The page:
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19 Sep 2013
Recent research, published in the Environmental Microbiology journal, revealed that the same strains of bacteria were found in the breast milk and/or faeces of seven mother-baby pairs. These types of bacteria, Bifidobacterium breve and several types of Clostridium, are key for bowel health and play a critical role in establishing nutritional balance in the infant gut, helping to prevent future digestive disorders.
“A healthy community of bacteria in the gut of both mother and baby is really important for baby’s gut health and immune system development” says research leader Lacroix, from University Children’s Hospital Zurich.
The researchers investigated whether viable strains of anaerobic gut bacteria are shared between the maternal and neonatal gut flora via breastfeeding. The discovery that these bacteria are in fact shared between maternal faeces, breast milk and the faeces of newborn babies indicates that the beneficial bacteria can actually travel from a mother’s gut to her breast milk. This means that a specific strain among bacterial groups can potentially be carefully selected and used to support the establishment of healthy bacteria in the infant gut. The ability to select these specific strains could eventually help to reduce digestive problems such as colic, and help to promote a healthy gut. These advances could also enable formula milk manufacturers to better match human breast milk.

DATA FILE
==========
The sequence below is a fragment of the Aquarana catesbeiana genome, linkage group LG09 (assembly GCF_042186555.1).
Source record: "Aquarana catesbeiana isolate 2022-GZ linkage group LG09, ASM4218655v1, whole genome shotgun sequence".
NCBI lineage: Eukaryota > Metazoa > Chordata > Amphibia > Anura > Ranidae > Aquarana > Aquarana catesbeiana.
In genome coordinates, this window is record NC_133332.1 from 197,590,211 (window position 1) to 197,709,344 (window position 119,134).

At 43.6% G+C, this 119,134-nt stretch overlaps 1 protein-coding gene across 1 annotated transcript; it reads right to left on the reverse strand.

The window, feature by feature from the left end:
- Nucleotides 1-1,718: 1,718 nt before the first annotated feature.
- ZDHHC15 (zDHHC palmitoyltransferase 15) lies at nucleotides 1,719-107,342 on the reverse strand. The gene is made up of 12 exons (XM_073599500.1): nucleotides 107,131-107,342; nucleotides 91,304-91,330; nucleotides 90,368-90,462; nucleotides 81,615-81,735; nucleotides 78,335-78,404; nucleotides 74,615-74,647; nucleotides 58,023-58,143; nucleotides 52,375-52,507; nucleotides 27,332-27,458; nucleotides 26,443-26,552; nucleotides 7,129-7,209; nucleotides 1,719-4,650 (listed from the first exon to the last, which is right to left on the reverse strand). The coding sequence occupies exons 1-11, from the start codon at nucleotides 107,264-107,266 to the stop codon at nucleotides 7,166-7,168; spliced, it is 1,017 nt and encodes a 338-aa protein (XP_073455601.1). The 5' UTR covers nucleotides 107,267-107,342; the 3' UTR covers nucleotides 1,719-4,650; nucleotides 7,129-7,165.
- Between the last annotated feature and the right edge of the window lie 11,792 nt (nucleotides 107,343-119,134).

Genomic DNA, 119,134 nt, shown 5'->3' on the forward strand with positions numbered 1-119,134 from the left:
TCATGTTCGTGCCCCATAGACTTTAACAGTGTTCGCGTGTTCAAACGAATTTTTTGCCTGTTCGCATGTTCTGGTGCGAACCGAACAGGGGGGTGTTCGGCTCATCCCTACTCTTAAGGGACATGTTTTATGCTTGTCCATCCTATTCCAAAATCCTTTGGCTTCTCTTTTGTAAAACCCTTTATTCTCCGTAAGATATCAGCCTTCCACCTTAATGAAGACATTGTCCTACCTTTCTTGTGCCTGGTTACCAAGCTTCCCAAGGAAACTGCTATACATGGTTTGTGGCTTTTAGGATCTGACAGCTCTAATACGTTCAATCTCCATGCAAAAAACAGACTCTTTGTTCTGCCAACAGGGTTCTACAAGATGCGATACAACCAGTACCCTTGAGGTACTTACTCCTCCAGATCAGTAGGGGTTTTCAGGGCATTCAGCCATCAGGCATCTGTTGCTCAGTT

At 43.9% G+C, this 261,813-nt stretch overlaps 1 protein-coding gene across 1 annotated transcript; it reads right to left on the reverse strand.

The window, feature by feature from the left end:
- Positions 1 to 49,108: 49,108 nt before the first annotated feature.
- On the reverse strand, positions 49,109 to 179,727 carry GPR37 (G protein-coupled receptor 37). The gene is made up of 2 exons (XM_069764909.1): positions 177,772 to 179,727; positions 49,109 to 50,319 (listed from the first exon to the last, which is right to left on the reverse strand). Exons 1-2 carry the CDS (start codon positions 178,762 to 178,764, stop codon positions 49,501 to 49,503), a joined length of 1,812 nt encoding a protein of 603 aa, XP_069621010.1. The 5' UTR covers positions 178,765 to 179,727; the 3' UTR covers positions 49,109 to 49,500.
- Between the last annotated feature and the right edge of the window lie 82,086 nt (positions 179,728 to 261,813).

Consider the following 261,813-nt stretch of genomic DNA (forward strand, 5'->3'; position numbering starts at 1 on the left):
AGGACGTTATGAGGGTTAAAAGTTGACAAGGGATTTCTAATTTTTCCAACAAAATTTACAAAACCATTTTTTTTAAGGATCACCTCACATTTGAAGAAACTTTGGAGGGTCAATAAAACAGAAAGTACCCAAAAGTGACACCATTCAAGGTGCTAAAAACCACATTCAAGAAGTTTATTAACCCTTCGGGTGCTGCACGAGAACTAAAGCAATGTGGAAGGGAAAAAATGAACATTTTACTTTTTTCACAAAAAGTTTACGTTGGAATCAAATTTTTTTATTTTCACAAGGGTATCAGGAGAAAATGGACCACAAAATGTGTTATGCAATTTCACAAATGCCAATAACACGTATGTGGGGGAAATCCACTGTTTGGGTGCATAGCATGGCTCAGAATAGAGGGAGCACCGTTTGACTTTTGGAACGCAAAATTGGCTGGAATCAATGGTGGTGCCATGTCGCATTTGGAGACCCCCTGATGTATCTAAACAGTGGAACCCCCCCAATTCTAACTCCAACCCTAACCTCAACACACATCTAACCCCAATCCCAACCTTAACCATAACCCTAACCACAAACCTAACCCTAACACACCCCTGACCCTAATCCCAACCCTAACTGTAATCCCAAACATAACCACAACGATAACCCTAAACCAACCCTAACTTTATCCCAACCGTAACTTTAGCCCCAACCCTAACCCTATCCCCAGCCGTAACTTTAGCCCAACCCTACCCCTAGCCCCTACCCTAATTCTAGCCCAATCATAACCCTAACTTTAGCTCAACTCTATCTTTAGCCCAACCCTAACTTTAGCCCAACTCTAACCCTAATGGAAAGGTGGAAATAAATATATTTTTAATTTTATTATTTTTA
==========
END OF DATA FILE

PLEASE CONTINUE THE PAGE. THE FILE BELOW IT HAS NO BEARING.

Bifidobacterium breve is important for infant digestive health
At this stage the route of the bacteria from the gut to the breast milk is not known, but further studies are being planned to investigate this further. They will also aim to monitor gut colonisation in infants up to the age of two, as well as the effects of different delivery methods – natural or caesarean section – on gut microbiota.
Healthcare professionals can read more about the role bacteria can play in infant health.
Jost, T., Lacroix, C., Braegger, C. P., Rochat, F. and Chassard, C. (2013), Vertical mother–neonate transfer of maternal gut bacteria via breastfeeding. Environmental Microbiology. doi: 10.1111/1462-2920.12238
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